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Academic publishing is the subfield of publishing which distributes academic research and scholarship. Most academic work is published in academic journal article, book or thesis form. The part of academic written output that is not formally published but merely printed up or posted on the Internet is often called "grey literature". Most scientific and scholarly journals, and many academic and scholarly books, though not all, are based on some form of peer review or editorial refereeing to qualify texts for publication. Peer review quality and selectivity standards vary greatly from journal to journal, publisher to publisher, and field to field.

Most established academic disciplines have their own journals and other outlets for publication, although many academic journals are somewhat interdisciplinary, and publish work from several distinct fields or subfields. There is also a tendency for existing journals to divide into specialized sections as the field itself becomes more specialized. Along with the variation in review and publication procedures, the kinds of publications that are accepted as contributions to knowledge or research differ greatly among fields and subfields. In the sciences, the desire for statistically significant results leads to publication bias.[1]

Academic publishing is undergoing major changes, as it makes the transition from the print to the electronic format. Business models are different in the electronic environment. Since the early 1990s, licensing of electronic resources, particularly journals, has been very common. An important trend, particularly with respect to journals in the sciences, is open access via the Internet. In open access publishing, a journal article is made available free for all on the web by the publisher at the time of publication. Both open and closed journals are sometimes funded by the author paying an article processing charge, thereby shifting some fees from the reader to the researcher or their funder. Many open or closed journals fund their operations without such fees. The Internet has facilitated open access self-archiving, in which authors themselves make a copy of their published articles available free for all on the web.[2][3] Some important results[4] in mathematics have been published only on arXiv.[5][6]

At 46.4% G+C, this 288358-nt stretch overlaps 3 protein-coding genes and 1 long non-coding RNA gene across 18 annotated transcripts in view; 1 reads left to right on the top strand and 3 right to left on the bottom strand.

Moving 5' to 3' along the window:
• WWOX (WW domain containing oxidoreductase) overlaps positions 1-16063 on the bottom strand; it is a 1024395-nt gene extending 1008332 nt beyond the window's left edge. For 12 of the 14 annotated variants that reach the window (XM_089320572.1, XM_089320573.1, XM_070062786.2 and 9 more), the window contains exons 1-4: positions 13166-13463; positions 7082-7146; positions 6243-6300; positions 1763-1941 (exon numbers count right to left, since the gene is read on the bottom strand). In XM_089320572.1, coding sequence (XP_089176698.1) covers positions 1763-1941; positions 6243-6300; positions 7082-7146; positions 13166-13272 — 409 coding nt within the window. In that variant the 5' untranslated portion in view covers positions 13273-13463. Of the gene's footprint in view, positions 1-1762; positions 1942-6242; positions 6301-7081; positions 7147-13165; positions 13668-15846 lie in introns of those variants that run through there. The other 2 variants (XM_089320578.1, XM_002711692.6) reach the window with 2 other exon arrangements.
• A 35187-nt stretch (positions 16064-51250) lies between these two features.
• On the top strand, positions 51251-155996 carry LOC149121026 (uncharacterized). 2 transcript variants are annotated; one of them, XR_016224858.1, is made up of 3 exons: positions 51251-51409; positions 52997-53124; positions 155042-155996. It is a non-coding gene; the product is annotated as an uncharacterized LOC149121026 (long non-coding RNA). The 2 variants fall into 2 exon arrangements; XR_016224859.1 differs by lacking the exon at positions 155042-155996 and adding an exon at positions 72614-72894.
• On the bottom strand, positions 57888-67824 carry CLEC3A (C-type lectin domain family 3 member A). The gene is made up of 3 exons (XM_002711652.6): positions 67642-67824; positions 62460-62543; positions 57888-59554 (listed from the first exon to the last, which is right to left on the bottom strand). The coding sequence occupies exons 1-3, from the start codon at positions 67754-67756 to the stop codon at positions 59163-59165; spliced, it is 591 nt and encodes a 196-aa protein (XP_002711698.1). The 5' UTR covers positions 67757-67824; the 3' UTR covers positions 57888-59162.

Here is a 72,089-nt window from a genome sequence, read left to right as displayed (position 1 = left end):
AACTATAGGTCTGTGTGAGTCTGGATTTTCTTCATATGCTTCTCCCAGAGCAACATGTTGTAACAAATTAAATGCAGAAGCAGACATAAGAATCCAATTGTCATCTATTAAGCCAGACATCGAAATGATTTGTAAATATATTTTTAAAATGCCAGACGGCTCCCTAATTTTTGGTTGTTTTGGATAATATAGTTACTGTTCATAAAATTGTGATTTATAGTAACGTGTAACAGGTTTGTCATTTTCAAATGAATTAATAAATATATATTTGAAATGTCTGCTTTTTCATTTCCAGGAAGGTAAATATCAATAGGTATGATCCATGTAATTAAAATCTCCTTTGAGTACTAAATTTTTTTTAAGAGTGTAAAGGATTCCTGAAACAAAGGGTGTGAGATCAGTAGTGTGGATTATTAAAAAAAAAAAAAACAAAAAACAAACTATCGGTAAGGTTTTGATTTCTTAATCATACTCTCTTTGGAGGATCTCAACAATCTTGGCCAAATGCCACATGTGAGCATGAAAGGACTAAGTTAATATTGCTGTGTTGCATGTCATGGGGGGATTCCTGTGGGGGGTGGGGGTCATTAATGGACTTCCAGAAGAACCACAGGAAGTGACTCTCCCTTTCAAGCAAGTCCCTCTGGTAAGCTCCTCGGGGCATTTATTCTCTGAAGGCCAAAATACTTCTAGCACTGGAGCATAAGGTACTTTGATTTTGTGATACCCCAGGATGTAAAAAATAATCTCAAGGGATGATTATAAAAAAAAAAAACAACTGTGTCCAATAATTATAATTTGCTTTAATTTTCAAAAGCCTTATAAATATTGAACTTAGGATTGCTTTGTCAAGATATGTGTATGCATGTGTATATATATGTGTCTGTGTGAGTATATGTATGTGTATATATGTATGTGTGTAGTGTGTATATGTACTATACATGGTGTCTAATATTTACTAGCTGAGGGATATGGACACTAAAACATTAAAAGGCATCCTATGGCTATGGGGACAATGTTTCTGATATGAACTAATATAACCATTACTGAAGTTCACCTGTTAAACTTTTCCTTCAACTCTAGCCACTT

Peer review is a central concept for most academic publishing; other scholars in a field must find a work sufficiently high in quality for it to merit publication. A secondary benefit of the process is an indirect guard against plagiarism since reviewers are usually familiar with the sources consulted by the author(s). The ori

Peer review is a central concept for most academic publishing; other scholars in a field must find a work sufficiently high in quality for it to merit publication. A secondary benefit of the process is an indirect guard against plagiarism since reviewers are usually familiar with the sources consulted by the author(s). The origins of routine peer review for submissions dates to 1752 when the Royal Society of London took over official responsibility for Philosophical Transactions. However, there were some earlier examples.[31]

While journal editors largely agree the system is essential to quality control in terms of rejecting poor quality work, there have been examples of important results that are turned down by one journal before being taken to others. Rena Steinzor wrote: